On the mommy train
Strange what you find yourself doing when you have a child, contemplates Susan.
Funny what you find yourself doing when you’ve got kids. Just this morning I found myself crammed into the small carriage of a brightly coloured train chugging through Canal Walk shopping centre. With me, was Finn and a glum little girl whose parents had abandoned her to ride on her own. While Finn clung to me miserably as we edged past Dischem and Mr Price, the little girl stood peering out of the carriage window searching for her parents. I tried to get Finn to peer with her but he was having none of that. The loud chugging past the packs of beaming shoppers was enough to confuse and overwhelm poor Finn. As the diminutive train ground to a halt outside the cardboard station, and the little girl hurled herself at her proudly waiting parents, I had to admit I’d had, by far, the most fun. (Of course, it’s not always like this. The time I stood by and watched Finn empty a large pot plant of sand with a wooden peg was definitely not something I enjoyed nearly as much as he.)

The reason I’d been so stuck on getting Finn on the train in the first place was that on a recent holiday to Sedgefield, Roxi and I had been set on going on the Outeniqua Choo Tjoe – something Roxi, in particular, had fond childhood memories of. However, on arrival at our beautiful holiday destination we discovered that the Choo Tjoe now only ran from George to Mossel Bay due to the great floods of 2006.

The reason we were even in Sedgefield was also due to something I hadn’t imagined myself doing pre child: going on holiday with my parents.

It’s been a long time since my parents took me on holiday, and I have to admit I was rather apprehensive. One of my more vivid memories of holidaying with the folks was sulking at the back of an excruciatingly long car drive through Kruger National Park while my parents sang to the tune of Peter Rabbit: ‘We’re a happy family, we’re a happy family, and we live at the foot of a big Fir tree; Mommy and Daddy how could they be sweeter and happy little Gareth boy [my brother], Whoops! and Susan.’ I presume that sulking was something I did more often than they would have liked.

The holiday began with all of us madly researching where we should take Finn. He is my parent’s first grandchild and they were as enthusiastic as Roxi and I to lay on The Holiday of a Lifetime. We all excitedly agreed that our first outing would be to Monkeyland outside of Plettenberg bay, because what small boy wouldn’t want to see forestfulls of monkeys?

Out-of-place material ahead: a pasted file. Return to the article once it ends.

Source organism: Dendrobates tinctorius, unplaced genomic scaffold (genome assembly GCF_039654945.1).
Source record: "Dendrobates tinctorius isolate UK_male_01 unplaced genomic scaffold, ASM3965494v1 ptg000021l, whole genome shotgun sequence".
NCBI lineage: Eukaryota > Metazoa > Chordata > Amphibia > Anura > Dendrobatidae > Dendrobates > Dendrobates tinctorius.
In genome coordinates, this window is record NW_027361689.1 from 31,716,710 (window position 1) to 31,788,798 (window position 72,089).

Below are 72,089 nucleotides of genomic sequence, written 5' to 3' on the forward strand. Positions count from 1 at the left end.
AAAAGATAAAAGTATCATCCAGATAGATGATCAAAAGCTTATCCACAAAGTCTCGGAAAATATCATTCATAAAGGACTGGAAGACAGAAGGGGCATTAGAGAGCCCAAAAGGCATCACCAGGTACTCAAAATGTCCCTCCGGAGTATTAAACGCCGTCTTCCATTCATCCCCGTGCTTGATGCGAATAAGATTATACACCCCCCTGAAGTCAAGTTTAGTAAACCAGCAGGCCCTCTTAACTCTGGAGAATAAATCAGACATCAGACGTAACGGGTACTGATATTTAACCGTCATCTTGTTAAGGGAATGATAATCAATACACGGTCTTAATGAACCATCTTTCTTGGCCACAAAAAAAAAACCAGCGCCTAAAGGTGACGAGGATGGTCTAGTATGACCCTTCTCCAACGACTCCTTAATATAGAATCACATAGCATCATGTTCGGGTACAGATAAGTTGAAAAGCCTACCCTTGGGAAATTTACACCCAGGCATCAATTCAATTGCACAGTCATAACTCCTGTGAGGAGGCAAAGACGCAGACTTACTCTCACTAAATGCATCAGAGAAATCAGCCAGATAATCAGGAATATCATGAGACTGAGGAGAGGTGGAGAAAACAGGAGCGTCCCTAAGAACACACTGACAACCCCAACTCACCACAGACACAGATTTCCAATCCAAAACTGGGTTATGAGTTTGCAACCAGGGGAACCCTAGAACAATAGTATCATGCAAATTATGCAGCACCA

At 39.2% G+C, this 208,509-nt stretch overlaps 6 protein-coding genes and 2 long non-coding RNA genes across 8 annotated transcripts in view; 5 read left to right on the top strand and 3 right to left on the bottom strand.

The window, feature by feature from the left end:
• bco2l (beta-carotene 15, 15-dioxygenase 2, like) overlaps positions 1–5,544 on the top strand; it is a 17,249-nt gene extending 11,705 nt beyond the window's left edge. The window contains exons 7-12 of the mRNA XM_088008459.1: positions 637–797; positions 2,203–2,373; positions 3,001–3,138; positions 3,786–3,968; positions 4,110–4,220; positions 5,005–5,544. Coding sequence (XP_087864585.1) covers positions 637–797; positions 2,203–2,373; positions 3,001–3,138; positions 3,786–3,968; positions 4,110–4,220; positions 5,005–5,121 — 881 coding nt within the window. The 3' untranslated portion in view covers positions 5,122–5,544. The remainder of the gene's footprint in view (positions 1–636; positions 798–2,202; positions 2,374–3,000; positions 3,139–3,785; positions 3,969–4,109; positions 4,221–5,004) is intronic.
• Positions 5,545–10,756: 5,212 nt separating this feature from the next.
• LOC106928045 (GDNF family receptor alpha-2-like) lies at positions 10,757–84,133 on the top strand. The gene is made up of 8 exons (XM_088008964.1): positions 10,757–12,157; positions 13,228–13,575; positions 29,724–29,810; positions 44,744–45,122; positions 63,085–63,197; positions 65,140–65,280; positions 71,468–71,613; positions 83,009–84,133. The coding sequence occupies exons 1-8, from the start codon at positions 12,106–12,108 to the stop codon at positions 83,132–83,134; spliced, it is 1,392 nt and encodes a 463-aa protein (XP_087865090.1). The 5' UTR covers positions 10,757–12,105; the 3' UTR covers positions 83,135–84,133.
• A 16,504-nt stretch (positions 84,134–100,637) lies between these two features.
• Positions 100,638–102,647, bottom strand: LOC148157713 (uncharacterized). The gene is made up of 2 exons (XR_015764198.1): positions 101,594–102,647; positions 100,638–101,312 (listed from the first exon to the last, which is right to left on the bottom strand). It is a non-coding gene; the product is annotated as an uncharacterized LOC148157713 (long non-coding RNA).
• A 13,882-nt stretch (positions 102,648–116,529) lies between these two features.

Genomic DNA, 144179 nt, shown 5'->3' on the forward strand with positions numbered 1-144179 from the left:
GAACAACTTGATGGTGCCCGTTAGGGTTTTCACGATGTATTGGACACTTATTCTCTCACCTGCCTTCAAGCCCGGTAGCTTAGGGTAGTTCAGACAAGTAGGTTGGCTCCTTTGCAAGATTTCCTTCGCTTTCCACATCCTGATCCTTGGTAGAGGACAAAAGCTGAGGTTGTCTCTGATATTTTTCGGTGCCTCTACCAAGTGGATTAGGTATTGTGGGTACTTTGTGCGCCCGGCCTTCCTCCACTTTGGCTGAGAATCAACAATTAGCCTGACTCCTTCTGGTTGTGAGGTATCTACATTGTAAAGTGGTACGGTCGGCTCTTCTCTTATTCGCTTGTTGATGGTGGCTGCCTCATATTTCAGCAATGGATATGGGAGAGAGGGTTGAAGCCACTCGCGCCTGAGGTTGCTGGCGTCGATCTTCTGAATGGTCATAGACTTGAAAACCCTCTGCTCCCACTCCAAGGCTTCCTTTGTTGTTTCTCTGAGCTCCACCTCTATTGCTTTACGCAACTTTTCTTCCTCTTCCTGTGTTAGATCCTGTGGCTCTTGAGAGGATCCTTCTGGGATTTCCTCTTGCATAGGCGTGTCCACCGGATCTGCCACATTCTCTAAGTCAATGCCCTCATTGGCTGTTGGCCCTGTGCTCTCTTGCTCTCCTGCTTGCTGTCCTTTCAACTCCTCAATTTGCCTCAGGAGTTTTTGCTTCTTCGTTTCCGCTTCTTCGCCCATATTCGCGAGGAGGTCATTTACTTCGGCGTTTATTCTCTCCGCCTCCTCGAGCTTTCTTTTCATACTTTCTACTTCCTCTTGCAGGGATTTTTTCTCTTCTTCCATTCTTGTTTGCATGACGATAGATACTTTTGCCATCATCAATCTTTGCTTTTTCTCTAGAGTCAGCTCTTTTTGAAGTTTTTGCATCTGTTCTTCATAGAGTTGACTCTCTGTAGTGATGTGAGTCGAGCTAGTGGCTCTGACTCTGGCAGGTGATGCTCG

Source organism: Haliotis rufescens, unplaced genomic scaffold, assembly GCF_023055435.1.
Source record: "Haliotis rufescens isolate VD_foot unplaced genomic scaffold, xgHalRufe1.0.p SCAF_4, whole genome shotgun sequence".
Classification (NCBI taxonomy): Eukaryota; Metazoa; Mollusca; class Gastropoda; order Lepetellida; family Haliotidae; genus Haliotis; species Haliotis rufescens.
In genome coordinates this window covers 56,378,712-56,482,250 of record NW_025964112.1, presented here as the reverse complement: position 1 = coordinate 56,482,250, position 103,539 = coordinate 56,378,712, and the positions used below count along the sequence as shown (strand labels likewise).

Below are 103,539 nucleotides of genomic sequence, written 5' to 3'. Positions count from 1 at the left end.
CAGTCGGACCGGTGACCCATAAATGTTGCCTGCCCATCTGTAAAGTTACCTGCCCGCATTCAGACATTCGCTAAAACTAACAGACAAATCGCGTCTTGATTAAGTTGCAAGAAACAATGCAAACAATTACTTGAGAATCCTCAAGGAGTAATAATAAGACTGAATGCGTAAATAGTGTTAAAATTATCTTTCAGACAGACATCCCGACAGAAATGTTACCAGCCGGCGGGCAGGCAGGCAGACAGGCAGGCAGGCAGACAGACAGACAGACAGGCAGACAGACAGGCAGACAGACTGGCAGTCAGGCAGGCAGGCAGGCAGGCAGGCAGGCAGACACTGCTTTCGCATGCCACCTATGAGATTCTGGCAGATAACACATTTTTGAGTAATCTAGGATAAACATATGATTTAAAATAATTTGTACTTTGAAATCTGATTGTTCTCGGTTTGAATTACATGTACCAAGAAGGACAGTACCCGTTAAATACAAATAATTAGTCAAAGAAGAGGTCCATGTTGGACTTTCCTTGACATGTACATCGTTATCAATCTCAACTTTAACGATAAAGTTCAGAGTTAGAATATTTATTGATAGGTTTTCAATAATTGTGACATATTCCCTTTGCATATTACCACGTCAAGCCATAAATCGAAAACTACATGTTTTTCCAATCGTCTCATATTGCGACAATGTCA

And we were right. Finn loved Monkeyland. So much so that, perched in a hiker on Roxi’s back, he proceeded to chatter noisily as a small group of 12 of us was led through the forest by a bored looking guide. ‘There! THERE!’ Finn kept pointing causing all of us to swing round expectantly only to find him pointing at a twig or small stone on the forest floor. ‘Whadat? WHADAT?!’ he’d ask loudly pointing at nearly everything in his path, including some of the other members of our group. Sometimes he’d just do a running commentary of his surroundings ‘Stone, twee, fower, skwiwwel, bunkey, bunkey, bird, twee, twee, twee, TORTOISE, bunkey, stone, BEEG TORTOISE.’ Not quite what the other visitors had hoped for, I’m sure, but I’d like to think Finn was monkey-ish enough for them to be mostly forgiving (except, perhaps, the large man with peculiar hair who Finn pointed at asking ‘WhaDAT?’ at least twice).

The family holiday was a great success and I will forever cherish the memory of both my parents eagerly drumming on the dining room table at suppertime in a kind of frenzied family drumming circle… because that’s what you do with kids around.

What's your favourite family outing memory?

Read more by Susan Newham

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